V and I don't have kids or many other responsibilities. I love the web. The internet, the promise of connection and social benefit through sharing. Potlatch.
I threw myself into my work. In practice, I opted-out of contributing to technology that is not available in the commons.
I began the pandemic with the anxiety of https://netflix.com going down during peak streaming wars while I was on-call. At current, I am on-call for the Covid-related intelligence map that our studio uses to keep cast and crew members as safe as practical during these times.
Between both, I feel a bit like a super-hero on the inside. On two different fronts, my contributions to technology in society has helped save lives these past couple years.
On the outside, I've struggled a bit. I've written about those things here, in detail, so we don't need to rehash that.
To summarize though: Everyone deserves better than the current state of technology, not just those with access to high quality data. Businesses have little incentive to improve quality of life where there is no money. This devolves society. Instead of a rising tide raising all ships, the absolute maximum is reduced to the lowest common denominator.
To put that another way: I would love to work with you to improve the current state of technology. I am just one person. You are just one person. There are so many layers of other people between us right now.
My Internet Service Provider and lobbyists. Your Internet Service Provider and lobbyists. My device manufacturer and supply chain. Your device manufacturer and supply chain. My favorite recreational digital experiences. Your favorite recreational digital experiences.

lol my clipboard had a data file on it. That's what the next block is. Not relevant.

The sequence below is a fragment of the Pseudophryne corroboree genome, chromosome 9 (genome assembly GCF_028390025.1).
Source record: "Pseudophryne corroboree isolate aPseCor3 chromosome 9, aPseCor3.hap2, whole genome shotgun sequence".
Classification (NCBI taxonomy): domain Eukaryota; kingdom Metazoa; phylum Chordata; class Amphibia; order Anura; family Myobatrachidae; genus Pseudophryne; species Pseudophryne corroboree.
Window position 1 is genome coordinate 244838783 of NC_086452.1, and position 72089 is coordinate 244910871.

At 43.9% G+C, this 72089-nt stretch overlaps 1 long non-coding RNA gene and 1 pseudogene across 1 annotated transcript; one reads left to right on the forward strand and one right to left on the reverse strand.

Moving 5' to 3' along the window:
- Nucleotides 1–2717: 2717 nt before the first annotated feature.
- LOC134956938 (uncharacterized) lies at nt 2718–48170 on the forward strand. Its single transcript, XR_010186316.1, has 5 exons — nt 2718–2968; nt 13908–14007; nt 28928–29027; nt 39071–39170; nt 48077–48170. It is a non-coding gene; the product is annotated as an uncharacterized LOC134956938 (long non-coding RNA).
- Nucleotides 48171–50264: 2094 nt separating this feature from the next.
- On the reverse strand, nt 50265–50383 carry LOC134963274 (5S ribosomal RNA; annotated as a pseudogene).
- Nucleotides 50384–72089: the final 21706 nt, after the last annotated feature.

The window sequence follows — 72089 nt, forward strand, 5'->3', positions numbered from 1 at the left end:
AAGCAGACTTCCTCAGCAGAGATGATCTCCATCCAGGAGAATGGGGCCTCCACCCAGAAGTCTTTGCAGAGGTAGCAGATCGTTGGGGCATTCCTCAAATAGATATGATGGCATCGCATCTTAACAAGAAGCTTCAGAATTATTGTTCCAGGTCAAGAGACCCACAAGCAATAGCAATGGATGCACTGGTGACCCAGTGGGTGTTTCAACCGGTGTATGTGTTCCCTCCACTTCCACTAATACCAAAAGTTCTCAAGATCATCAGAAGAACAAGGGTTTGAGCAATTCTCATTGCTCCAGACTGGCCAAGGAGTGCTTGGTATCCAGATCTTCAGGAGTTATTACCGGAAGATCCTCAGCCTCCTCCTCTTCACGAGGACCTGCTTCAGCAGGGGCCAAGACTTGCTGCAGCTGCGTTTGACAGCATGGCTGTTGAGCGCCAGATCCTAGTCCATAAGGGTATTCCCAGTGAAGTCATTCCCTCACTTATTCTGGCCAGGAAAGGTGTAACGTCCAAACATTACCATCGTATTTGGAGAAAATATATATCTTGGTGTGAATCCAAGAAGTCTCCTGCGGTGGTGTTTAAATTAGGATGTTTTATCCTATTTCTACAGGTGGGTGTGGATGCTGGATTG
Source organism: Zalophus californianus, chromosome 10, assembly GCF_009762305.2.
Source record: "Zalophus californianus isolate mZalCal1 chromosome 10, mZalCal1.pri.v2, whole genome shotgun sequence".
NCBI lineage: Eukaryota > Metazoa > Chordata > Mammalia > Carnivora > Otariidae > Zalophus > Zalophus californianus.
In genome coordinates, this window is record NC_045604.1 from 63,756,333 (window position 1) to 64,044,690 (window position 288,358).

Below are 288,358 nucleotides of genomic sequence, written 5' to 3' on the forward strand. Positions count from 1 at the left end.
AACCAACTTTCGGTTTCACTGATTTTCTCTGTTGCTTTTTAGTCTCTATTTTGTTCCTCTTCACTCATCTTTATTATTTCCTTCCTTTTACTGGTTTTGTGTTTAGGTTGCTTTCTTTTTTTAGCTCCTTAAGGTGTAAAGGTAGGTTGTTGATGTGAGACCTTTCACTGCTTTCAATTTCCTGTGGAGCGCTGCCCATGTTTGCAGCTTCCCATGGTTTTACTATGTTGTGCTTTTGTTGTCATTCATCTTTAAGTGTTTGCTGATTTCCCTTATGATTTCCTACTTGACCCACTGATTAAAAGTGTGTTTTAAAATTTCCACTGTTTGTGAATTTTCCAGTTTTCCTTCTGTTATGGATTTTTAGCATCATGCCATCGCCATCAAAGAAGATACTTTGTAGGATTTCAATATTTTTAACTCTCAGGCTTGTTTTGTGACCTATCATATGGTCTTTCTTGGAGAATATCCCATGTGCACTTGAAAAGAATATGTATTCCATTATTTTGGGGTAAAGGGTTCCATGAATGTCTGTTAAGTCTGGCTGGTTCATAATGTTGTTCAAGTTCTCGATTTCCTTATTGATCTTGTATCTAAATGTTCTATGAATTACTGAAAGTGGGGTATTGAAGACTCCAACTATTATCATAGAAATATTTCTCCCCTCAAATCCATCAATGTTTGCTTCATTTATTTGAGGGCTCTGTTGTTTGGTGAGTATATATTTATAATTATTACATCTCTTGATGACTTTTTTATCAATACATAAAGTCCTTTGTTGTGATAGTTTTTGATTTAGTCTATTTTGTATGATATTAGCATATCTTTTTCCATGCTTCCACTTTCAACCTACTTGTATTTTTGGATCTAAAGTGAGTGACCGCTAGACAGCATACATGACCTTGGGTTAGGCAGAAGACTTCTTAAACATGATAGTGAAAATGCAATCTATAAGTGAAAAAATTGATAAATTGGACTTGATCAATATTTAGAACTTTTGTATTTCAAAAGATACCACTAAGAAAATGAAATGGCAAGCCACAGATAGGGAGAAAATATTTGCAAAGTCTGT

The truth is, digital experiences are really difficult to share with that many people involved. In the worst case, someone is really greedy and hoards all the intellectual property AND distribution networks for themselves. In the best case, they're actively trying to improve security for the normies. My inability to enjoy life with you digitally is a casualty of cyberwarfare regardless.
Where does that leave us?
Well, we need to find some common ground. I failed a startup between August 2020 and April 2021 with a couple friends trying to find it.
I think I've found it now: The Web. Not Web3 or even Web2.0.
Just: The Web.
We all use it everyday. It has a bunch of different stickers and labels on it depending on who sold it to you.
At the core, the web is sharing. I saw something I liked on my device. I want to share it with you to view on your device. However complicated that process becomes is the spectrum of “webiness” between us.
Given my desire to maximize the webiness between me and you, I need to help increase the lowest common denominator of the web itself.
What does that look like?
The web is all around us today. You can feel it, but you cannot see it. It is that thin thread between your favorite creators and you. It is the beat that draws you and your lover closer together when you're a million miles apart.
Culturally, it is a social connection. Technically, it is a protocol.